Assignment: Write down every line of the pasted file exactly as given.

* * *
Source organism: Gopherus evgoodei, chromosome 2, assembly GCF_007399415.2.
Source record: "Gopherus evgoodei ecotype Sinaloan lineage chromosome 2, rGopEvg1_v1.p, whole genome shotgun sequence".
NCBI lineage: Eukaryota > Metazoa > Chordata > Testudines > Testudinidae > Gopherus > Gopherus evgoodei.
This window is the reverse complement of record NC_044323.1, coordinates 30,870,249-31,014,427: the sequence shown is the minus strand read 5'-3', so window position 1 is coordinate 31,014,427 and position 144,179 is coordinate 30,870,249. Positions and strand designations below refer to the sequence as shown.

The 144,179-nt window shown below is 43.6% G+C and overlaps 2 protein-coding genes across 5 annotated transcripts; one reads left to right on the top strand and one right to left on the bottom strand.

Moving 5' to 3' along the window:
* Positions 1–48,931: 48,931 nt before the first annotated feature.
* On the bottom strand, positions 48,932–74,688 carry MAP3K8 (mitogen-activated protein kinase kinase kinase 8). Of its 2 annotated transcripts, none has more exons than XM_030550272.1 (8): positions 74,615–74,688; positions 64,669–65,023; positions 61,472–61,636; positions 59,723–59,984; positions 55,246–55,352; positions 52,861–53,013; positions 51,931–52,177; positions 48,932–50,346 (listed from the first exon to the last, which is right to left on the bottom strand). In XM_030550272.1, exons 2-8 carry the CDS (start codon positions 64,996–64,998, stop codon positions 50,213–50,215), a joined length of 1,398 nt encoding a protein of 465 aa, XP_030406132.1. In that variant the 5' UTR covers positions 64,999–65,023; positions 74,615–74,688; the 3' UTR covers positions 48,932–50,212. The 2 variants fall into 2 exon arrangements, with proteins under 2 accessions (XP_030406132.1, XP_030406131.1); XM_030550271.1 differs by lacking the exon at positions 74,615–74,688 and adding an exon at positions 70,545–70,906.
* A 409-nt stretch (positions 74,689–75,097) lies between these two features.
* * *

Source organism: Gopherus evgoodei, chromosome 2, assembly GCF_007399415.2.
Source record: "Gopherus evgoodei ecotype Sinaloan lineage chromosome 2, rGopEvg1_v1.p, whole genome shotgun sequence".
NCBI lineage: Eukaryota > Metazoa > Chordata > Testudines > Testudinidae > Gopherus > Gopherus evgoodei.
This window is the reverse complement of record NC_044323.1, coordinates 30,870,249-31,014,427: the sequence shown is the minus strand read 5'-3', so window position 1 is coordinate 31,014,427 and position 144,179 is coordinate 30,870,249. Positions and strand designations below refer to the sequence as shown.

The 144,179-nt window shown below is 43.6% G+C and overlaps 2 protein-coding genes across 5 annotated transcripts; one reads left to right on the top strand and one right to left on the bottom strand.

Moving 5' to 3' along the window:
* Positions 1–48,931: 48,931 nt before the first annotated feature.
* On the bottom strand, positions 48,932–74,688 carry MAP3K8 (mitogen-activated protein kinase kinase kinase 8). Of its 2 annotated transcripts, none has more exons than XM_030550272.1 (8): positions 74,615–74,688; positions 64,669–65,023; positions 61,472–61,636; positions 59,723–59,984; positions 55,246–55,352; positions 52,861–53,013; positions 51,931–52,177; positions 48,932–50,346 (listed from the first exon to the last, which is right to left on the bottom strand). In XM_030550272.1, exons 2-8 carry the CDS (start codon positions 64,996–64,998, stop codon positions 50,213–50,215), a joined length of 1,398 nt encoding a protein of 465 aa, XP_030406132.1. In that variant the 5' UTR covers positions 64,999–65,023; positions 74,615–74,688; the 3' UTR covers positions 48,932–50,212. The 2 variants fall into 2 exon arrangements, with proteins under 2 accessions (XP_030406132.1, XP_030406131.1); XM_030550271.1 differs by lacking the exon at positions 74,615–74,688 and adding an exon at positions 70,545–70,906.
* A 409-nt stretch (positions 74,689–75,097) lies between these two features.